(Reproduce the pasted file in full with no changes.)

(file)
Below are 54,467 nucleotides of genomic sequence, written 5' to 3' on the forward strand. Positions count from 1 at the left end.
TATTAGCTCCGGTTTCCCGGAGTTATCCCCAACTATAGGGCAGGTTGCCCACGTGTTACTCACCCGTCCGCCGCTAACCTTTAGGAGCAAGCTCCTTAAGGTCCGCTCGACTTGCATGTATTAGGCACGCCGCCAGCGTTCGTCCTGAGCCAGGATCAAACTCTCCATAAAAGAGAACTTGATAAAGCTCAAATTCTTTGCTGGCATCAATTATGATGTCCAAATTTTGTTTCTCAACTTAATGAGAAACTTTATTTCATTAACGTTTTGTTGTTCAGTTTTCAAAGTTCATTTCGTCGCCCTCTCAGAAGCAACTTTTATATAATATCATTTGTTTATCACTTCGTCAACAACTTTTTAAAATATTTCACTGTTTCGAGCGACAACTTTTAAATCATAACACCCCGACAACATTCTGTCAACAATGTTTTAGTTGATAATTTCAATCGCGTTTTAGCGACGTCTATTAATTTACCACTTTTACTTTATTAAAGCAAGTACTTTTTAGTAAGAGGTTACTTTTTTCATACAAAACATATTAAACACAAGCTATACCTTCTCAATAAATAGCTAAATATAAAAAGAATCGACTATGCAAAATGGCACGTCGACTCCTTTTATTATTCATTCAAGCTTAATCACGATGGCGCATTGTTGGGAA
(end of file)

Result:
Below are 54,467 nucleotides of genomic sequence, written 5' to 3' on the forward strand. Positions count from 1 at the left end.
TATTAGCTCCGGTTTCCCGGAGTTATCCCCAACTATAGGGCAGGTTGCCCACGTGTTACTCACCCGTCCGCCGCTAACCTTTAGGAGCAAGCTCCTTAAGGTCCGCTCGACTTGCATGTATTAGGCACGCCGCCAGCGTTCGTCCTGAGCCAGGATCAAACTCTCCATAAAAGAGAACTTGATAAAGCTCAAATTCTTTGCTGGCATCAATTATGATGTCCAAATTTTGTTTCTCAACTTAATGAGAAACTTTATTTCATTAACGTTTTGTTGTTCAGTTTTCAAAGTTCATTTCGTCGCCCTCTCAGAAGCAACTTTTATATAATATCATTTGTTTATCACTTCGTCAACAACTTTTTAAAATATTTCACTGTTTCGAGCGACAACTTTTAAATCATAACACCCCGACAACATTCTGTCAACAATGTTTTAGTTGATAATTTCAATCGCGTTTTAGCGACGTCTATTAATTTACCACTTTTACTTTATTAAAGCAAGTACTTTTTAGTAAGAGGTTACTTTTTTCATACAAAACATATTAAACACAAGCTATACCTTCTCAATAAATAGCTAAATATAAAAAGAATCGACTATGCAAAATGGCACGTCGACTCCTTTTATTATTCATTCAAGCTTAATCACGATGGCGCATTGTTGGGAA